Machine binding attachment review

A Little Background

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I got a binding attachment for my Janome 8900/12000 a while ago and then just let it sit. I wanted to learn to use it, but it intimidated me a little (just kidding - a LOT!) and I didn't use it for quite a while. Its very presence was guilt producing because I had been so determined to learn to use it when I got it.

But I continued to make my bindings by machine, of course - I'm not entering them into shows and don't do any more hand work than I have to these days. I kept talking myself out of using and learning the binding attachment.  If I only had a few to bind, I figured that I could be all done with all of them before I actually mastered that attachment. So I  kept putting off really using it for enough quilts to make myself comfortable with it.

But last year I tried it. I got the package open, watched a couple of you tube videos and managed to get it set up.

But I struggled.

A lot.

I got frustrated with it.  And with myself for not "getting it" better.

So I left it sitting there while I did most of my charity quilts the way I had always done them - stitched the double folded binding to the back, folded it over to the front and stitched it down!  Before I realized it, I was done. I had talked myself right out of really learning to use it after binding maybe 5 quilts with it - completely unsatisfactorily and very slowly, I might add.

I thought maybe I was missing something.

However, this time I have 120 to bind. Yes, 120.  If it takes me a half hour per quilt that's 60 hours - plus preparing the binding. That's about what it seems to take me to do a normal quilt - though if I'm on a roll, I can get it faster than that.

But if I could figure out a way to do them faster, it would take even less time and look really nice. It was the "look really nice" part that has been the impetus behind my desire to master this binding tool even more than the time saved. I am very aware that as with any learning curve, I may not actually save time until I've done quite a few bindings.

So I set out again this year to try to "master it".  I had seen a wonderful picture explanation on the website from the company where I have bought my machines here in Poland and they make it look so easy. But it looked so professional - it really made me want to 'get this'. I am reasonably sure that a whole group of women (or kids) in sweat shops in third world countries have mastered these types of attachments, so I was pretty sure I should be able to do so as well!  Aren't I just as smart as they are?  I was beginning to doubt it.

But I came back to the computer and watched two more videos - one put out by Janome and one by a blogger who has one of these attachments. Not all of my questions were answered, but I decided to try once again.  I then swallowed hard and went back to the machine and tried it.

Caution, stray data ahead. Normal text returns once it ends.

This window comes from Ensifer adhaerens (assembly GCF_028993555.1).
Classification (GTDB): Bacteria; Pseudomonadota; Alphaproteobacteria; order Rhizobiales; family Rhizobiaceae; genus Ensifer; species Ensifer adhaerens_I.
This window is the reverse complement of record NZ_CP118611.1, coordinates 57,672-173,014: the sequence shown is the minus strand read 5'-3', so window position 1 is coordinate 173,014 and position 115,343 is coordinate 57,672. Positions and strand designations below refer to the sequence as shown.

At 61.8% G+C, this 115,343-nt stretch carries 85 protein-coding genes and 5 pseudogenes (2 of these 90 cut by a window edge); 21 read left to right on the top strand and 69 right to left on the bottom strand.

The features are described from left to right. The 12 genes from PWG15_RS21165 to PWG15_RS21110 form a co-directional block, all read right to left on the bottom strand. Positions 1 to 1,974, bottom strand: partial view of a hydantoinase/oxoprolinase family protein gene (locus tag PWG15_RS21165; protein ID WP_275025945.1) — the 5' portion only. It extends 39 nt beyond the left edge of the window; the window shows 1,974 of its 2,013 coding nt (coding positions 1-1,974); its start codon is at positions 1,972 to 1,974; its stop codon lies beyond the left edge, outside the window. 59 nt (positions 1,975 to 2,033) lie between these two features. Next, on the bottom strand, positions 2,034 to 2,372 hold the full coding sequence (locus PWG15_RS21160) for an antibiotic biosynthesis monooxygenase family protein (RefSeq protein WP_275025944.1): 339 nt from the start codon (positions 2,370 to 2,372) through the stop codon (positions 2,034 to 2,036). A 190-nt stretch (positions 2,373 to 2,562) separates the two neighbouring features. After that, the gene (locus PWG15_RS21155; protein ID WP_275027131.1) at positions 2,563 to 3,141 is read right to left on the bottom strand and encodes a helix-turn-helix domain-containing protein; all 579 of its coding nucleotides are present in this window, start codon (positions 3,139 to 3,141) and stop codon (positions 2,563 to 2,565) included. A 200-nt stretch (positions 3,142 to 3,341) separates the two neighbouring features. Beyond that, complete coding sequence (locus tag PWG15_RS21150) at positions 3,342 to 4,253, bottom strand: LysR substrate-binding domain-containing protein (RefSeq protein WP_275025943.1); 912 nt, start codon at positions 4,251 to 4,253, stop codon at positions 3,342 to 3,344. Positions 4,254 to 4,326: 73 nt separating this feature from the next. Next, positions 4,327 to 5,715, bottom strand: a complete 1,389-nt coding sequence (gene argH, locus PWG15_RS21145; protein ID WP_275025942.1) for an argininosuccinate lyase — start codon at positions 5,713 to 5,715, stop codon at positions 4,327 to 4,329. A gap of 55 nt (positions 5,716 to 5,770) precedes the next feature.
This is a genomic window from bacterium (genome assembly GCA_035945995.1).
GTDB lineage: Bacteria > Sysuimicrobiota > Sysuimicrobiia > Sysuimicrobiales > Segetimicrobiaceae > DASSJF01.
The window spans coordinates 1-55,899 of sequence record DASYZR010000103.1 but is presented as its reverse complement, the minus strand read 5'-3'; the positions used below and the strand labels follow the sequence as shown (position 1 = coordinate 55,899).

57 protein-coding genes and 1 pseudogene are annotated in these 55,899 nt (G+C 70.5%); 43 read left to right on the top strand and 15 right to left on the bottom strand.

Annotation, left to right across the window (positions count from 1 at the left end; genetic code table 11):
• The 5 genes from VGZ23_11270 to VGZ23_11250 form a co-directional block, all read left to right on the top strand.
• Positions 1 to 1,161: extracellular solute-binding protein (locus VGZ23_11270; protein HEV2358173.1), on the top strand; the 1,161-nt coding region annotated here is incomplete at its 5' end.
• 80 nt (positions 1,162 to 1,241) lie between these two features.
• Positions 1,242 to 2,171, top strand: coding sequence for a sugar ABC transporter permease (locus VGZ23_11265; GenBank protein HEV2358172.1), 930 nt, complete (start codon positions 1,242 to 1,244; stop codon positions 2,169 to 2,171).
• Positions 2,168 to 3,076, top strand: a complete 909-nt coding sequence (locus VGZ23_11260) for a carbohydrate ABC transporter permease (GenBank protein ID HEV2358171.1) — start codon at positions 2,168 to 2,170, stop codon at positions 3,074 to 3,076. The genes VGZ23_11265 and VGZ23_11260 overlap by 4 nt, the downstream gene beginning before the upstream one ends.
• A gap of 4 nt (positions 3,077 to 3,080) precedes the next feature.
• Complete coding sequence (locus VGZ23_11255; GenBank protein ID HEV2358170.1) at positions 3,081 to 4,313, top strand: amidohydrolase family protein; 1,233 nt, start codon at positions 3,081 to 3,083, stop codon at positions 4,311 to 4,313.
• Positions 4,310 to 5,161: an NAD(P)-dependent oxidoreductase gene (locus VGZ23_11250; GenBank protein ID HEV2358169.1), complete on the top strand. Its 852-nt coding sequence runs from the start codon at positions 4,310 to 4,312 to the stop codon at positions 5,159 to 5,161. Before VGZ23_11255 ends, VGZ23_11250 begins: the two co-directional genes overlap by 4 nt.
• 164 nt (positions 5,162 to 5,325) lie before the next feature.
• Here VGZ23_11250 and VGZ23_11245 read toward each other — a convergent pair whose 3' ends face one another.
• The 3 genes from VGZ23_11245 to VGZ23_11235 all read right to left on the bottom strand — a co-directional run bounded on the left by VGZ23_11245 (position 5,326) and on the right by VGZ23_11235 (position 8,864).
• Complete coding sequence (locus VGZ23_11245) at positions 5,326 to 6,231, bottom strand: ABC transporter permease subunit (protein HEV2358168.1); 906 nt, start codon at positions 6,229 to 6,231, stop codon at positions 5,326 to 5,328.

And this It was as if I had a different machine!  It worked. I really liken it to when you learn to drive a stick shift.  You kill the engine, don't go anywhere, accidentally put your foot on the brake when you meant the gas and kill it, roll backwards, etc. and then one day, you 'get it'! 

And once you learn - It's amazing!

Pros and Cons

So let me talk about the pluses and minuses of this type of attachment.

I have the expensive one - yep, it cost over $100 for this beauty. That is why I was feeling so bad about not using it. I bought mine here.

Right now I'm using it on my Janome 12000.

Pros - 

  • Binding prep is at a minimum.  You cut 2" strips and sew them together on the diagonal - and that's it. Trim off the excess from where the seams join. Don't even need to press the seams at all. One video I saw she sewed her binding straight and not on the diagonal but that makes a lump where the seams are so I  didn't want to even try that, but it probably works fine as well if the lumps aren't too big.
  • Fast - once you know how
  • Neat - once you know how - a professional look

I made a quick video for you to check out in action.  I hadn't really planned on making it and did so pretty impulsively. It turned out okay, though, so I thought I'd let you see it.  It is hard to video while you sew, though.

Cons - 

  • The attachment itself is expensive
  • Learning curve is very big
  • It results in a single thickness of binding
  • Can be messy and frustrating until you master it as your hands have to be able to keep the quilt in its position while making sure the binding doesn't twist. The mitered corners can be trickier than the Janome video makes it look.

Charity quilt quick update

I have this many washed and dried and folded ready for pics. I think I'll start on them tomorrow. I purposely left it uncropped so you could see the batting scraps piled up on the side of the table. Also next to the batting scraps are fabric scraps!

I have this many washed and dried and folded ready for pics. I think I'll start on them tomorrow. I purposely left it uncropped so you could see the batting scraps piled up on the side of the table. Also next to the batting scraps are fabric scraps!



Becky Petersen8 Comments